Youth Day: A Call for Inclusion and Representation

17 Agustus 2023

A week ago, a spark ignited within me when I stumbled upon Yasmina Benslimane's words on LinkedIn. An enigmatic force as a Feminist Activist, Communications Specialist & Women Empowerment Coach, Yasmina's post reverberated about International Youth Day. The timing seemed serendipitous, as my recent conversations with her had unfurled realms of feminism, gender equality, and the resonance of youth, the very areas that have animated my discourse. The icing on the cake? She recently received honors from the  Forbes 30 under 30 in Puerto Rico. The privilege of knowing and working for her is a cherished jewel in my journey


As I embarked on this reflective journey, my mind wove a narrative that transcends mere coincidence. The crux of my contemplation is crystallized below.


International Youth Day acts as a potent beacon, illuminating a glaring gap that challenges the essence of youth involvement in paramount discussions and decision-making realms. A disheartening reality emerges – young voices are often muted, brushed aside, or underestimated. Across sectors and corridors of power, an unsettling trend persists – the sidelining of youth from consequential conversations. A cloak of inexperience is cast, a perception that their perspectives are inconsequential. This flawed lens veils the inherent vigor, ingenuity, and fresh perspectives that the young bring to the forefront. Tragic tales abound where pivotal decisions unfold without the mosaic of youth insights, culminating in policies that brush past their unmet needs.


The irony couldn't be starker: an event held by AFS Intercultural Programs and United Nations to hold International Youth Day, yet the dialogue that unfolds on the platform is devoid of the very demographic it's meant to honor. The implications are profound, echoing a haunting sentiment that even on a day earmarked for youth acknowledgement, their voices are but whispers in the corridors of policy formation.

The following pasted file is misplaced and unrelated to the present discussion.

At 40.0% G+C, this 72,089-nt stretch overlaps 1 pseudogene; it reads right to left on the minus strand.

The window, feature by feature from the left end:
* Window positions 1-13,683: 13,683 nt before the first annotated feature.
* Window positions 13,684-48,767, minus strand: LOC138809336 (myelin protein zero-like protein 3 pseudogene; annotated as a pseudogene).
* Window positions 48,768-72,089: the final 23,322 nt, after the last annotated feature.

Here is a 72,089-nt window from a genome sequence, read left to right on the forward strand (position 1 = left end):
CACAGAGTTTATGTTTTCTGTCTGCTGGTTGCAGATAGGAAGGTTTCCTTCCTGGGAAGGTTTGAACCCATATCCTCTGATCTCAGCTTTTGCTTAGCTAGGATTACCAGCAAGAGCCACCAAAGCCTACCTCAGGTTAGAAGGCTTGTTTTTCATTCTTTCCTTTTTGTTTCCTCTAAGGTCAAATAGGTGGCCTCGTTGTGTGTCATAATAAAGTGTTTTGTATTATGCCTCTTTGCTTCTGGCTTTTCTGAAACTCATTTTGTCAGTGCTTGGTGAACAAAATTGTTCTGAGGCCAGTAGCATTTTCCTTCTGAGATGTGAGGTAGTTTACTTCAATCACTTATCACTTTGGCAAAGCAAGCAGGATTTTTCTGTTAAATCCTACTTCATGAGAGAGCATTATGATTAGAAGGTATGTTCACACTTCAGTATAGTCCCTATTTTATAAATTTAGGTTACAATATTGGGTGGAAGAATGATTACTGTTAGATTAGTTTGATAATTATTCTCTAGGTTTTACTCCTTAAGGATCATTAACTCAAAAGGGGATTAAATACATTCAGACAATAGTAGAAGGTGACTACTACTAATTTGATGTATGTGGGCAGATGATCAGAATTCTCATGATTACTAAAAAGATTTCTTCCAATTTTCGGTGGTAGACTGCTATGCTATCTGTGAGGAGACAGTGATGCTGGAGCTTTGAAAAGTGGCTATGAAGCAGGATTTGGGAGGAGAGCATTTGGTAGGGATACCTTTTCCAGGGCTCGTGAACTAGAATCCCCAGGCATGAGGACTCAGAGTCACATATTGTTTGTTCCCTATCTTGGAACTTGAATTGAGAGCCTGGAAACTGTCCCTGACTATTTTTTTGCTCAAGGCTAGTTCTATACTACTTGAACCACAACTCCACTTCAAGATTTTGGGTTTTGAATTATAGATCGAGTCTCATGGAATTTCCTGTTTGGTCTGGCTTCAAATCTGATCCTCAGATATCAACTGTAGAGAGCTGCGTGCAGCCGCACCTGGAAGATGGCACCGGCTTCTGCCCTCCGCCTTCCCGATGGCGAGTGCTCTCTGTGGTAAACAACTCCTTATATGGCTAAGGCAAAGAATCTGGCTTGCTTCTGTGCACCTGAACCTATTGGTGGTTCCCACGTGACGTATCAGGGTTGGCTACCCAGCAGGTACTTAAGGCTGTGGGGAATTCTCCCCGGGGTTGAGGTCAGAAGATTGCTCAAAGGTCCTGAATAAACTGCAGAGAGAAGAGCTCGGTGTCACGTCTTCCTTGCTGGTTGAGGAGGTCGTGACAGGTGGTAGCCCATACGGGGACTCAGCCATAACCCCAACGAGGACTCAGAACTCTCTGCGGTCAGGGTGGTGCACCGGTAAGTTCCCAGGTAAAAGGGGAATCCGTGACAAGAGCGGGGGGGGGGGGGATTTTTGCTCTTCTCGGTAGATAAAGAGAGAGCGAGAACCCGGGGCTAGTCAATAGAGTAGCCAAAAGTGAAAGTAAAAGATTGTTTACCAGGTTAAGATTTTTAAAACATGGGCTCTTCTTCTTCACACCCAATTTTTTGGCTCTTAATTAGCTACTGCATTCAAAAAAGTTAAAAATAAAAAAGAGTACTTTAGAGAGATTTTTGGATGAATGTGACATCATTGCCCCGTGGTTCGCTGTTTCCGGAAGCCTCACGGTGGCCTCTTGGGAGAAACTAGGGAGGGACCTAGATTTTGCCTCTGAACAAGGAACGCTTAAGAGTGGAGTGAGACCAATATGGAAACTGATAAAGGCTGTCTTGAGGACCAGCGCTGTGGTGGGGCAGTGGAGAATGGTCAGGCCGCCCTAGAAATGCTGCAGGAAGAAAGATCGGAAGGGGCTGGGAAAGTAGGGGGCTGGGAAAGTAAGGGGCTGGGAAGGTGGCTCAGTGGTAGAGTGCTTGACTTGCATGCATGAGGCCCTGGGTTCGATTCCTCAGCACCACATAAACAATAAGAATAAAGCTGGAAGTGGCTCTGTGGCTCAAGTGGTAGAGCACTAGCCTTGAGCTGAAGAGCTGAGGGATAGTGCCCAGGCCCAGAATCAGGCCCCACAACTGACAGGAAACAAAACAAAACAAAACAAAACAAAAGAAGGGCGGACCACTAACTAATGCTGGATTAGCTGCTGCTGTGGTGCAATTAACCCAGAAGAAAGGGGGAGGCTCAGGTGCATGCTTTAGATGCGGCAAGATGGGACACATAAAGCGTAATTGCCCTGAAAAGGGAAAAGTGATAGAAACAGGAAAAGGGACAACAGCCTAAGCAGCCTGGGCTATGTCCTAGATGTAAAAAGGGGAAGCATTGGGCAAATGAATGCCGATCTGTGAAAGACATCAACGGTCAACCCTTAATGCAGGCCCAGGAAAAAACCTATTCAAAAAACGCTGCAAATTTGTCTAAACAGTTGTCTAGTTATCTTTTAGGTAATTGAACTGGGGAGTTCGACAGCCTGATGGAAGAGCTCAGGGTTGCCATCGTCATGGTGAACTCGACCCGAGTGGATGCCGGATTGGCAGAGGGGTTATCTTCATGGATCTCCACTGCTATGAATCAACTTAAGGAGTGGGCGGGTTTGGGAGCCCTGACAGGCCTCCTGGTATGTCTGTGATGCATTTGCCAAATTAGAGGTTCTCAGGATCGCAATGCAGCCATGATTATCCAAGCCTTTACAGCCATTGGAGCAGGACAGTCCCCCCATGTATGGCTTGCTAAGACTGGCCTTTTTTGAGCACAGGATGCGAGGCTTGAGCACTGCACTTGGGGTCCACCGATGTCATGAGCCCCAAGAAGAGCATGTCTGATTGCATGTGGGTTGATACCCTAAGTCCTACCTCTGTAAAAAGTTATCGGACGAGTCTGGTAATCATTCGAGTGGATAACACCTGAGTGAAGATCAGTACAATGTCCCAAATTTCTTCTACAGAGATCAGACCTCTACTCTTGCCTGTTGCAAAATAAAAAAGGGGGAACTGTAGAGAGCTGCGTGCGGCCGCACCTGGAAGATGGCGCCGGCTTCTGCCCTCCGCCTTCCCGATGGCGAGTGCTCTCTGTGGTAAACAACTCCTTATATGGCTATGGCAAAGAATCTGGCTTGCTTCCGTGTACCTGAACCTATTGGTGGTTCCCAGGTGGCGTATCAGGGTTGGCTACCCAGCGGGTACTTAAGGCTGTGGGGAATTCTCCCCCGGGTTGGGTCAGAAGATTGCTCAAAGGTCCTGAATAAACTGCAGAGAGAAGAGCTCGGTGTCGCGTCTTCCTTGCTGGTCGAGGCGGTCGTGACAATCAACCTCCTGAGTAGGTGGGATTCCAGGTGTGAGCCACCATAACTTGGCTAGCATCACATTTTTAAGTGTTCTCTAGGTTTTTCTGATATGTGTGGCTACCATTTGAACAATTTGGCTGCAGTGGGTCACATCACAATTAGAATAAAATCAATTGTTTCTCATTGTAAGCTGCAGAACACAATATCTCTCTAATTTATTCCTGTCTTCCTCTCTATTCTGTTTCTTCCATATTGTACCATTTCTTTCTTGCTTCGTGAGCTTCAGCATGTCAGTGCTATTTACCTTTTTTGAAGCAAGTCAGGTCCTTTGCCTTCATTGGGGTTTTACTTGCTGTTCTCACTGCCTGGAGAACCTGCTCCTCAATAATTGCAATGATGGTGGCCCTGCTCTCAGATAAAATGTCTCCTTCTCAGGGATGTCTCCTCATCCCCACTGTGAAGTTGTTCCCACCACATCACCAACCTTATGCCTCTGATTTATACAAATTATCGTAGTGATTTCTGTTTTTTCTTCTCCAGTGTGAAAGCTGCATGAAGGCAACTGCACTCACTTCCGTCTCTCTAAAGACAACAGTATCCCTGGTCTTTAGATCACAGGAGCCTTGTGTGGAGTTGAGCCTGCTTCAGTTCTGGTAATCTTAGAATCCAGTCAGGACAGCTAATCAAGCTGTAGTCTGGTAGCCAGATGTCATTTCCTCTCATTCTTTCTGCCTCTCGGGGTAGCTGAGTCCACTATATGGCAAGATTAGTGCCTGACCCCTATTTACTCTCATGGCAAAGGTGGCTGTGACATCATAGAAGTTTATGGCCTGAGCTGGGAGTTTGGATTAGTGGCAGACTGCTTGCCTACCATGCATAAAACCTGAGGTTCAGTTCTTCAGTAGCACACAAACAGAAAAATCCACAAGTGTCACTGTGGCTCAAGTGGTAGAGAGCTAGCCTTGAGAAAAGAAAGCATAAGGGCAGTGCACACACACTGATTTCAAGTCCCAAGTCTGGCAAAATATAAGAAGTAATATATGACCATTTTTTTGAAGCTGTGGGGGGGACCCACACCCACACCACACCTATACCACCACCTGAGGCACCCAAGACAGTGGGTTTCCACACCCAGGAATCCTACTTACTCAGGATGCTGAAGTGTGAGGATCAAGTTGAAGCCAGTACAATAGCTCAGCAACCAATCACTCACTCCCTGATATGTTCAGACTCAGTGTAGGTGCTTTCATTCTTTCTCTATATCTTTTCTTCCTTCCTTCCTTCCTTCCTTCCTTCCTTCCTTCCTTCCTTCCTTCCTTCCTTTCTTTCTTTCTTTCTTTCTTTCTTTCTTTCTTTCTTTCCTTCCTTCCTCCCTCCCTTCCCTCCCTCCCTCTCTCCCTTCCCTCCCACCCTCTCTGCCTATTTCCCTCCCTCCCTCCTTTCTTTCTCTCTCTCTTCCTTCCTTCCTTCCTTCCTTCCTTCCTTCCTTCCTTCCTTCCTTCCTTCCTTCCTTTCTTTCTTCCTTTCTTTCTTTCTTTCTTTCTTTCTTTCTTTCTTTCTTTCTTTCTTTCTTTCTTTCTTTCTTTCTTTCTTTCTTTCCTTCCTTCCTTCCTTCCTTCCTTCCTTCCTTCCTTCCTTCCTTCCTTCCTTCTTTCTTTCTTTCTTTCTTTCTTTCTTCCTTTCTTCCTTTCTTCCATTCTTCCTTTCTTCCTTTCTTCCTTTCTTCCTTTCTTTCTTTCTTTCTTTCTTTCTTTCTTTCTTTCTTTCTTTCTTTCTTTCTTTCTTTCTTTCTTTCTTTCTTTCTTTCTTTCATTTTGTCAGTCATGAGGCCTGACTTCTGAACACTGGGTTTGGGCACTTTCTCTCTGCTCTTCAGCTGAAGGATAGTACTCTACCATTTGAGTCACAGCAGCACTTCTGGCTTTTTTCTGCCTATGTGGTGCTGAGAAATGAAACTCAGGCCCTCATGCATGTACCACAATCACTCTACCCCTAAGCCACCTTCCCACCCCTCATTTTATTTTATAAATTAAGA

Source: AFS's LinkedIn

The repercussions of this exclusion ripple through individuals and societies alike. The fallout of absent youth voices in decision-making is multifaceted – it seeds policies that neglect the diverse spectrum of needs and aspirations. Further, this vacuum perpetuates the silence of marginalized youth, entrenched inequalities deepening their chasm. Acknowledging the significance of youth inclusion isn't just a matter of social niceties; it's an urgent demand for inclusive societies rooted in decisions that echo the collective pulse.


Yet, glimmers of change pierce the shadows. Some organizations have heeded the call, erecting platforms for youth representation and channeling their input into the decision-making cauldron. Empowering strides are made when youthful perspectives blend with seasoned wisdom, spawning a discourse rich in multigenerational insights. To traverse this transformative path, it's pivotal for leaders to actively seek, respect, and embrace youth viewpoints. Youth representatives within policy-making bodies, transparent avenues for input – these are not mere steps but leaps towards a richer, more holistic narrative.


To commemorate Indonesia's independence day, the clarion call echoes with resonance. Let us, in the spirit of Soekarno, awaken to the urgency of engaging our youth. As he eloquently stated, "Give me ten youths and I will shake the world." These words aren't just etched in history; they are an invocation to realize the potential within our youth. In closing, the symphony of International Youth Day, Yasmina Benslimane's insights, and Soekarno's resounding words conjures a resolute call to action. A call to eradicate the shadows of exclusion, to empower the youth, to harness their vibrancy and dreams, and to forge a path that aligns with our aspirations as a nation by weaving them into the very fabric of our nation's narrative – a narrative of inclusivity, dynamism, and promise.


About the Author:

Anindwitya Rizqi Monica is a co-founder, entrepreneur, consultant, and speaker in gender equality and tourism. She is the visionary founder of Women in Tourism Indonesia (WTID) and the owner of JogJamu Indonesia, a small business focused on herbal drinks and women's empowerment.